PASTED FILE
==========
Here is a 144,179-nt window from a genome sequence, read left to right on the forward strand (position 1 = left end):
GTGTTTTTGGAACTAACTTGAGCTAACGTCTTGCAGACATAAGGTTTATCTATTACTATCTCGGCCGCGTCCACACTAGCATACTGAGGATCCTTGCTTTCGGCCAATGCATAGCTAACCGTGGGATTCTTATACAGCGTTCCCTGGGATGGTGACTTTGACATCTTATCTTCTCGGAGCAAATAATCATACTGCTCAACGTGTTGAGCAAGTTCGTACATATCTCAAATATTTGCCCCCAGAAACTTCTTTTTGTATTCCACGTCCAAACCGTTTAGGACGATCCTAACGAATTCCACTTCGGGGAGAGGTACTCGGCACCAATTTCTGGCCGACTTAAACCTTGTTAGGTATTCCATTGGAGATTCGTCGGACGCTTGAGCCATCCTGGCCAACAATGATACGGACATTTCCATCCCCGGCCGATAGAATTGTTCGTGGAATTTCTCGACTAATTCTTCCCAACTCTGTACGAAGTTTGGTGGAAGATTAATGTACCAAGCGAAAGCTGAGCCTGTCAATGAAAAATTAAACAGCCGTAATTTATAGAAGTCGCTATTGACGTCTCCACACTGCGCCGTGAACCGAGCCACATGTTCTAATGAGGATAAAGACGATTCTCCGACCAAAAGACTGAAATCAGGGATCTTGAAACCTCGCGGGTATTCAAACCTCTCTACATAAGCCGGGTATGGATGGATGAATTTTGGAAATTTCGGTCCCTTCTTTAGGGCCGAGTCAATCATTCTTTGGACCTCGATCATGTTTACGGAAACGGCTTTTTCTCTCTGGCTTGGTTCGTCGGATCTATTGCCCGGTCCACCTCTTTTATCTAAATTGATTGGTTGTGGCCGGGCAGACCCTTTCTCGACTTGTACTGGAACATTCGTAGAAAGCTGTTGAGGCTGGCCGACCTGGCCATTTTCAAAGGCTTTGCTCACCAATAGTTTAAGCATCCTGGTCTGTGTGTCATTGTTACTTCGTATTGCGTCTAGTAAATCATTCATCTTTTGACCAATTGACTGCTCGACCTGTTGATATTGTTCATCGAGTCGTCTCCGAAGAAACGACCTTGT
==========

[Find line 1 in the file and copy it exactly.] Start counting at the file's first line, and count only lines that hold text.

Here is a 144,179-nt window from a genome sequence, read left to right on the forward strand (position 1 = left end):